Pioneer 10 / 11, reconstructed full-scale mock-up
For over 30 years, the Pioneer 10 spacecraft sent photographs and scientific information back to Earth. Launched March 2, 1972, it reached speeds of 52,100 kilometers (32,400 miles) per hour on its flight to Jupiter, making it one of the fastest human-made objects ever. After completing an investigation of Jupiter, Pioneer 10 continued on to the outer regions of the solar system, studying solar wind and cosmic rays.
Having gone further into space than any other object sent from Earth, Pioneer's last weak signal was received on January 22, 2003, from approximately 12.2 billion kilometers (7.6 billion miles) from Earth. NASA engineers reported that Pioneer 10's radioisotope power source had degraded and was not likely to allow future transmissions.
As it drifts into interstellar space, Pioneer 10 will continue to carry a plaque designed to inform intelligent life that may find it about the spacecraft and its origins. The prototype spacecraft displayed here was constructed for NASA by TRW, Inc.
Transferred from National Aeronautics and Space Administration
- Country of Origin
- United States of America
- TRW, Inc.
- National Air and Space Museum in Washington, DC
- Boeing Milestones of Flight Hall
- Aluminum, Mylar, phenolic resins, aluminized Kapton, synthetic thread
- Overall: 9 ft. wide x 9 ft. 6 in. long x 9 ft. diameter, 9 ft. span, 568 lb. (274.32 x 289.56 x 274.32cm, 257.6kg, 274.32cm)
During the latter 1960s, G.A. Flandro, a JPL scientist, discovered that once every 176 years both the Earth and all the giant planets of the Solar System gather on one side of the Sun. This geometric line-up made possible close‑up observation of all the planets in the outer solar system (with the exception of Pluto) in a single flight, the "Grand Tour." The flyby of each planet would bend the spacecraft's flight path and increase its velocity enough to deliver it to the next destination. This would occur through a complicated process known as "gravity assist," something like a slingshot effect, whereby the flight time to Neptune could be reduced from 30 to 12 years. Such a configuration was due to occur in the late 1970s, and it led to one of the most significant space probe efforts undertaken by the U.S.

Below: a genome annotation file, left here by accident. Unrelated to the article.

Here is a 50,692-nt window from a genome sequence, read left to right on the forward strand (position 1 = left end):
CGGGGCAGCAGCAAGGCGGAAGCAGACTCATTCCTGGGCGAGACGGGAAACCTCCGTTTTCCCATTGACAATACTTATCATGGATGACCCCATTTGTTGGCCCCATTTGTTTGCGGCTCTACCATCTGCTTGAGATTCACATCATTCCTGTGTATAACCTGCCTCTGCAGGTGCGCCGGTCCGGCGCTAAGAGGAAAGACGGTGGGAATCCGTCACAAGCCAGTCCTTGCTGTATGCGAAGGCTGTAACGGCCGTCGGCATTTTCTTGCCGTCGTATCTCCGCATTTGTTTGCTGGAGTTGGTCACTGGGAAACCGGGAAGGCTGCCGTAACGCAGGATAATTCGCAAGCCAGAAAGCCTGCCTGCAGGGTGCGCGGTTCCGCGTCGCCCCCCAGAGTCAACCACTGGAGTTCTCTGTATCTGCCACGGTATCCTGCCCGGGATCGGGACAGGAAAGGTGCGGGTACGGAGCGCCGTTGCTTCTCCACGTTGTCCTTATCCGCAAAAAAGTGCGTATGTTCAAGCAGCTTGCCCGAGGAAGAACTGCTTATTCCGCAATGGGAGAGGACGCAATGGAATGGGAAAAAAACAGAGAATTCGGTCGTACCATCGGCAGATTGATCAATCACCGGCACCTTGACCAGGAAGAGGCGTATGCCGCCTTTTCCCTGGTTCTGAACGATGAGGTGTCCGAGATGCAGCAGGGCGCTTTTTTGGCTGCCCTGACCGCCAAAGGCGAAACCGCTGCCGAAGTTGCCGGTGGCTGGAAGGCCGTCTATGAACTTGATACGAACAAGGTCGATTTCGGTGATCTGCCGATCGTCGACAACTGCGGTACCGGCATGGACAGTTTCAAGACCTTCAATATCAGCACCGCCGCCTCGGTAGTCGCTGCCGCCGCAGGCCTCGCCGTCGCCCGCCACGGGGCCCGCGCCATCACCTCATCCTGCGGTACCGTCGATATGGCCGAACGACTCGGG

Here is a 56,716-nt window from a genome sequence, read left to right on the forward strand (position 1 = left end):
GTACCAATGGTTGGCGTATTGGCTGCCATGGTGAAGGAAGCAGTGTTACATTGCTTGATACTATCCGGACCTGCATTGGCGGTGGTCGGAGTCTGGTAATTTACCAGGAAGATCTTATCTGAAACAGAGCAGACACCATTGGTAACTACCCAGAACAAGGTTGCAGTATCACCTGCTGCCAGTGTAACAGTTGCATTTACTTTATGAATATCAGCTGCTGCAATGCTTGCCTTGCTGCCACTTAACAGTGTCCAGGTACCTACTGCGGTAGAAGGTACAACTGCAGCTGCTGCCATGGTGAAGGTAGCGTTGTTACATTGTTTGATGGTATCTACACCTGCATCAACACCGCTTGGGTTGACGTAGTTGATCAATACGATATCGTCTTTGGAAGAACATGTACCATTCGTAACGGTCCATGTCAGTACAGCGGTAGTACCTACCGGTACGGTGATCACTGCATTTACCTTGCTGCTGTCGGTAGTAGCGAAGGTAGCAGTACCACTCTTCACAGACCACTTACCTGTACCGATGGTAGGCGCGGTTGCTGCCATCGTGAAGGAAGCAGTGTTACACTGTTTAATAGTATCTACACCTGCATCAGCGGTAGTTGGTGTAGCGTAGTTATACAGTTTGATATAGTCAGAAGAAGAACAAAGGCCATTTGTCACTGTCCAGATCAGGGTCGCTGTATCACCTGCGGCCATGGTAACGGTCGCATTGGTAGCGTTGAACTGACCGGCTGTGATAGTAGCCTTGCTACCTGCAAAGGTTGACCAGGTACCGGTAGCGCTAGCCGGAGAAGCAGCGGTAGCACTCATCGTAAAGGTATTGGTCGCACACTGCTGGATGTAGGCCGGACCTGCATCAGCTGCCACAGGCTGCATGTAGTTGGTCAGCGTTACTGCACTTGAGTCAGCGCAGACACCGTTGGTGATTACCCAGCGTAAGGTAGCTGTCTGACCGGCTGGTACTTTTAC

To prepare the way for the "Grand Tour," NASA conceived Pioneer 10 and Pioneer 11 as outer solar system probes. Both were small, nuclear‑powered, spin‑stabilized spacecraft that Atlas‑Centaur launched. The first of these was launched on 3 March 1972, traveled outward to Jupiter, and in May 1991 was about 52 Astronautical Units (AU), roughly twice the distance from Jupiter to the Sun, and still transmitting data. In 1973, NASA launched Pioneer 11, providing scientists with their closest view of Jupiter, from 26,600 miles above the cloud tops in December 1974. The close approach and the spacecraft's speed of 107,373 mph, by far the fastest ever reached by a an object from Earth, hurled Pioneer 11 1.5‑billion miles across the Solar System toward Saturn. It was expected that as Pioneer 11 passed beyond Saturn it would continue to return data to Earth through the year 2000, in the process extending its original 30‑month design life to 28 years.